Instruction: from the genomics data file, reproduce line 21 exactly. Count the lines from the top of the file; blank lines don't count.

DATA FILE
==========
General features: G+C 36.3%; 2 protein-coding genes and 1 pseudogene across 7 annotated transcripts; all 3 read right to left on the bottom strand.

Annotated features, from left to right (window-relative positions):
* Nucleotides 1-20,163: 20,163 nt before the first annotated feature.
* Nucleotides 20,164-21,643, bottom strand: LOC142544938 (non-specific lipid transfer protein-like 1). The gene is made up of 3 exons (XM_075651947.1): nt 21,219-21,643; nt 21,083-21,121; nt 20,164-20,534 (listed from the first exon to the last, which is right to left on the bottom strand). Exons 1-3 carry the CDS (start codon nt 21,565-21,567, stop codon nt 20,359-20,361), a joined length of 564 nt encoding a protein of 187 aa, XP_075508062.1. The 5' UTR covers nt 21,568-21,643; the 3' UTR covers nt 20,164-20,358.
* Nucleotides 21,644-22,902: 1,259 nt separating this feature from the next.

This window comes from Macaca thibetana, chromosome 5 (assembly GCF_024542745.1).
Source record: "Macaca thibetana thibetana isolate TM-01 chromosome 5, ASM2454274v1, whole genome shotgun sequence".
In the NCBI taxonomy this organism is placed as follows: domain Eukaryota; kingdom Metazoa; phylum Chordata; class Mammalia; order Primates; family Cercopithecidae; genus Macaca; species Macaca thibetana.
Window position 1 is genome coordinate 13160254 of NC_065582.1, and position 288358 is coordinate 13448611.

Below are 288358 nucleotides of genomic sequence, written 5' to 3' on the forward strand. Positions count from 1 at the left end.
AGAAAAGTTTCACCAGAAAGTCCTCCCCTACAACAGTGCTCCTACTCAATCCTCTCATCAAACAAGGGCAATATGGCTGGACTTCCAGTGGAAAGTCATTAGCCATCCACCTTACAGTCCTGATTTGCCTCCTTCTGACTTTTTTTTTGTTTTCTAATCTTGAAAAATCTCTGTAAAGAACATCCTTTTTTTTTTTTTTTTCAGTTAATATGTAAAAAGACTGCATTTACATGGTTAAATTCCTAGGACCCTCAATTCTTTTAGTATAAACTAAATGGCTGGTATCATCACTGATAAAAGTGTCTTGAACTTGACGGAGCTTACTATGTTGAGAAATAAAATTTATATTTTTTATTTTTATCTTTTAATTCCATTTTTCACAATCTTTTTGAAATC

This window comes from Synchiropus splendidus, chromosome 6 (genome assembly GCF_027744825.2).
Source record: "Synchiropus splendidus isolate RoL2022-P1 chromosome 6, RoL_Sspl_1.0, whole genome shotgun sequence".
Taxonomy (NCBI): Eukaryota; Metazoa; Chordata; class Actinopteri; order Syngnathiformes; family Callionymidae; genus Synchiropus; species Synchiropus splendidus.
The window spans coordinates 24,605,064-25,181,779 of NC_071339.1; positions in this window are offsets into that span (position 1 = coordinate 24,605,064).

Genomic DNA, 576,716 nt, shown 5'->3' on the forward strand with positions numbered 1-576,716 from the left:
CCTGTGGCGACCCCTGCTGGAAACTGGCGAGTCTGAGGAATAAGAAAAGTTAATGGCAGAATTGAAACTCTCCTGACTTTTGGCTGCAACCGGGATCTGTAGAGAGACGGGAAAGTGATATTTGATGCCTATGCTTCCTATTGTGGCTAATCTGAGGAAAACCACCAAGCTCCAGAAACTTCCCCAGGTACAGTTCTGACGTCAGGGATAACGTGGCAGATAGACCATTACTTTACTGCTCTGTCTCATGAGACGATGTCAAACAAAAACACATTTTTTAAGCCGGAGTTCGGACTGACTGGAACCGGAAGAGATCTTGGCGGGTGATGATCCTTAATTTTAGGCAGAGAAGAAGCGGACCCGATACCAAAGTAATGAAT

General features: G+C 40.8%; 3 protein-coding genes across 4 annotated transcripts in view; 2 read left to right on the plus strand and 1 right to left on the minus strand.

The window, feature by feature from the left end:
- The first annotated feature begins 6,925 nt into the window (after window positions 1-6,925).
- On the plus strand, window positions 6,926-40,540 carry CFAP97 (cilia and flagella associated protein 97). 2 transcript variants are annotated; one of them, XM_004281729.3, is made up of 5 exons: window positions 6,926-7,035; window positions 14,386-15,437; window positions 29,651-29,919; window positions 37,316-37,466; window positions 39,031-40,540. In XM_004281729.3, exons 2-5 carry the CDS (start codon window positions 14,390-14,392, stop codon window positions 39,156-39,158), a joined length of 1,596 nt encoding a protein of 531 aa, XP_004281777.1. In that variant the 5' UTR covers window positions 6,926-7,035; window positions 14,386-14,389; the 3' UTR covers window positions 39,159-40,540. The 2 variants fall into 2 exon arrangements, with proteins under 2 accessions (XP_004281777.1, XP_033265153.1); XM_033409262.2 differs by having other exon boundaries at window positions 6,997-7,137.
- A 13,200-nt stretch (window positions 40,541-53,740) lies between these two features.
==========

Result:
- On the plus strand, window positions 6,926-40,540 carry CFAP97 (cilia and flagella associated protein 97). 2 transcript variants are annotated; one of them, XM_004281729.3, is made up of 5 exons: window positions 6,926-7,035; window positions 14,386-15,437; window positions 29,651-29,919; window positions 37,316-37,466; window positions 39,031-40,540. In XM_004281729.3, exons 2-5 carry the CDS (start codon window positions 14,390-14,392, stop codon window positions 39,156-39,158), a joined length of 1,596 nt encoding a protein of 531 aa, XP_004281777.1. In that variant the 5' UTR covers window positions 6,926-7,035; window positions 14,386-14,389; the 3' UTR covers window positions 39,159-40,540. The 2 variants fall into 2 exon arrangements, with proteins under 2 accessions (XP_004281777.1, XP_033265153.1); XM_033409262.2 differs by having other exon boundaries at window positions 6,997-7,137.